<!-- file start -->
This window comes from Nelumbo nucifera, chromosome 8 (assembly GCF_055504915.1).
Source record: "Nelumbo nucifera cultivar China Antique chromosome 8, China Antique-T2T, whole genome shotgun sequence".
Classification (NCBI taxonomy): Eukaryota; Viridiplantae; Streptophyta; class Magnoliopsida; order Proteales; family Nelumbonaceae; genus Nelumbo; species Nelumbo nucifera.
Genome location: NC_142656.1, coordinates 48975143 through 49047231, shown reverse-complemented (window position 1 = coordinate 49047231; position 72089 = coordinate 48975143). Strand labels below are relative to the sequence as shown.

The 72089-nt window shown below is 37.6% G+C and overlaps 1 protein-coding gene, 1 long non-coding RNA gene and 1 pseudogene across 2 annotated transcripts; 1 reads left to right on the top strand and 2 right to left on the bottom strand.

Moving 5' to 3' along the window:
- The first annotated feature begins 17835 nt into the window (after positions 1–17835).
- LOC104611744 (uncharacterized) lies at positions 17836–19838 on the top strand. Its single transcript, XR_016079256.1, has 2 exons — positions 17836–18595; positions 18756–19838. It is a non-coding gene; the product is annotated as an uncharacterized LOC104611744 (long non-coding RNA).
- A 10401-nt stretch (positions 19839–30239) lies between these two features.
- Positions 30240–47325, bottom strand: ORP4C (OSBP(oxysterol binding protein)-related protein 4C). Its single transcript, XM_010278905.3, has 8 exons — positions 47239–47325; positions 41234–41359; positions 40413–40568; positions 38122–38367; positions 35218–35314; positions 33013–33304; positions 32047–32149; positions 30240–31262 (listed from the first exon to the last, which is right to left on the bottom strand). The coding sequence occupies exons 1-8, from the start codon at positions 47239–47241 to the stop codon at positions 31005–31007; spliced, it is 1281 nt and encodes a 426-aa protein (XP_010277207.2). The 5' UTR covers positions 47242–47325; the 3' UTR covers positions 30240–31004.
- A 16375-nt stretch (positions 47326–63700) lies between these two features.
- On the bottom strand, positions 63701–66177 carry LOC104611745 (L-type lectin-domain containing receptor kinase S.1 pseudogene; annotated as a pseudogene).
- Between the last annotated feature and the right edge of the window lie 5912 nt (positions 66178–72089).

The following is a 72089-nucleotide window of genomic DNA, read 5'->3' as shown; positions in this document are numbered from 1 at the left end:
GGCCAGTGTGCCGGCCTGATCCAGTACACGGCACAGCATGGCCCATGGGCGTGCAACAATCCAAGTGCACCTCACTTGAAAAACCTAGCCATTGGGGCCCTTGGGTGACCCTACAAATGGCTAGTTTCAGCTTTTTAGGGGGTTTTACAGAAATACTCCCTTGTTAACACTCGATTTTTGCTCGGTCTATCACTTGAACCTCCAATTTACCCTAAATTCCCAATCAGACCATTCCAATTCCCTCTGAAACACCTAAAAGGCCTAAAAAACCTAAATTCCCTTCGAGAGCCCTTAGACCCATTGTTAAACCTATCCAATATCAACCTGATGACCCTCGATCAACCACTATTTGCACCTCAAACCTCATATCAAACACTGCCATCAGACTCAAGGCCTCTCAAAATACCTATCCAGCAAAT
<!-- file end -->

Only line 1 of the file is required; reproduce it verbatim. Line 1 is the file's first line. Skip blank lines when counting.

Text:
This window comes from Nelumbo nucifera, chromosome 8 (assembly GCF_055504915.1).